A unanimous Florida Supreme Court issued a ringing decision Thursday, striking down the so-called Terri Schiavo law and, in the process, protecting the bedrock principle of separation of powers.
"(T)his case is about maintaining the integrity of a constitutional system of government with three independent and coequal branches," wrote Chief Justice Barbara Pariente for the court. All seven justices, even those appointed by Gov. Jeb Bush, joined the single opinion, sending an unambiguous signal that what the Legislature and the governor did by undermining a court order in the Schiavo case cannot be allowed to stand.
Since 1990, Terri Schiavo has been in a persistent vegetative state. Since 1998, her husband, Michael Schiavo, has sought to remove life supports in accordance with what he asserted would be her wishes. Despite aggressive and bitter legal challenges by Terri's parents, Robert and Mary Schindler, every court that reviewed the case has expressed great sympathy for the Schindlers but ultimately agreed with Michael that Terri has no chance of recovery and that he is her appropriate medical surrogate for end-of-life decisions.
"At this point, much of (Terri's) cerebral cortex is simply gone and has been replaced by cerebral spinal fluid," wrote the 2nd District Court of Appeal on the severity of Terri's medical status, "Medicine cannot cure this condition." The courts have also agreed that Terri would want to be free to have a natural death.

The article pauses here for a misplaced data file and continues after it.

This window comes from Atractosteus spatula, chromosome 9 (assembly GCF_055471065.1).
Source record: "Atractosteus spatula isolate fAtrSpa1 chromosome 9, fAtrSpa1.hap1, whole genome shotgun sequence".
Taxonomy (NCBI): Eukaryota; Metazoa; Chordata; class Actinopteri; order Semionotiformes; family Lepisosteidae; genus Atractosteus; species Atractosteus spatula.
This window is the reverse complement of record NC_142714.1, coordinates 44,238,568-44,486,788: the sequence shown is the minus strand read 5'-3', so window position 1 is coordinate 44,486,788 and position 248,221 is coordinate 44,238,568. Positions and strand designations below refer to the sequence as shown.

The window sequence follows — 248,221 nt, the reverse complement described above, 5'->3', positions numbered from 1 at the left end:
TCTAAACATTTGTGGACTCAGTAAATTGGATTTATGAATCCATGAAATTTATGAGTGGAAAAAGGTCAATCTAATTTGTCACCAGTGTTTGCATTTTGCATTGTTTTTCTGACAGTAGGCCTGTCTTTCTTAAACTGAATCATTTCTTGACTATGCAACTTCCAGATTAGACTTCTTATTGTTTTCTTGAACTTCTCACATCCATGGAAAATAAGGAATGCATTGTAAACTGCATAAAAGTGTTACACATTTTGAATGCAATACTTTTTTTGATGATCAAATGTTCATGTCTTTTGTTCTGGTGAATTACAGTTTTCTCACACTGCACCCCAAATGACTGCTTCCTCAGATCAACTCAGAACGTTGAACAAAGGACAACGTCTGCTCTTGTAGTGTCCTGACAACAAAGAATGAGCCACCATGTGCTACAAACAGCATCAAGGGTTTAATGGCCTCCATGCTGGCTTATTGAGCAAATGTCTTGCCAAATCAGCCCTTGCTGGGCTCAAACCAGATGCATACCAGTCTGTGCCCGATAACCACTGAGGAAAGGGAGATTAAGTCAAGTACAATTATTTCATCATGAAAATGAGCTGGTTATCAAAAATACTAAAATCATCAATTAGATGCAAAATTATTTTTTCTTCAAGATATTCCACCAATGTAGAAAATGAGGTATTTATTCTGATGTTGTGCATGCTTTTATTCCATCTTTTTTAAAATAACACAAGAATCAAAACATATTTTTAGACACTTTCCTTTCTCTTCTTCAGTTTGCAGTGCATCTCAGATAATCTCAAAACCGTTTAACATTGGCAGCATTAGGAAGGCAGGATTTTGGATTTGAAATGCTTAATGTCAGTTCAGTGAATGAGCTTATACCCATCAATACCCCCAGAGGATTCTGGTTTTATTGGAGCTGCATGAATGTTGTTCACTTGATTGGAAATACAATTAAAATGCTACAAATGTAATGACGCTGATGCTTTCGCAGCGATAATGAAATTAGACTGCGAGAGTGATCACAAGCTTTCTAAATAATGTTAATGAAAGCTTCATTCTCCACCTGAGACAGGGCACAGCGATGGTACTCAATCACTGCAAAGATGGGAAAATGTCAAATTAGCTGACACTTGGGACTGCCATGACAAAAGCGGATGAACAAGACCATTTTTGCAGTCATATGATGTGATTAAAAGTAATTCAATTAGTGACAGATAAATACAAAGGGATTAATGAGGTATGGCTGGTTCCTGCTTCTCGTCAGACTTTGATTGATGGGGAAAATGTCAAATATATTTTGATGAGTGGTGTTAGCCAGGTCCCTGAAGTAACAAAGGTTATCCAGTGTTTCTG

But while the courts studied facts and applied the law, the Legislature and the governor charged ahead on pure emotion and political calculus.
On Oct. 21, 2003, six days after Terri's feeding and hydration tube was removed by court order, the Legislature in special session passed a law giving the governor sole authority to order the tube's replacement.
Bush immediately exercised that authority, sweeping aside a final court judgment and Terri's privacy rights.
This lawmaking-by-circus was a response to a national hysteria that had been whipped up by the Schindlers and right-to-life groups, including the notorious founder of Operation Rescue, Randall Terry.
Pariente's eloquent prose laid out two primary reasons that Terri's law is unconstitutional. First, it violates the separation of powers by nullifying a final order of the judicial branch. "If the Legislature with the assent of the governor can do what was attempted here," Pariente wrote, "the judicial branch would be subordinated to the final directive of the other branches. . . . Vested rights could be stripped away based on popular clamor." Second, the law improperly delegates legislative power to the governor because it left the decision to reinsert the tube to Bush's sole discretion, without providing criteria or guidance.
These six years of legal wrangling over Terri's fate have undoubtedly been personally devastating to Michael Schiavo and the Schindlers. There is no way to know the pain these caring family members have gone through. But the pain has only been prolonged by the irresponsible actions of the Legislature and the governor, who stepped into this family's tragedy in contravention of their constitutional duty.
Now that the court has set things right, it is time to let Terri's wishes be respected in peace.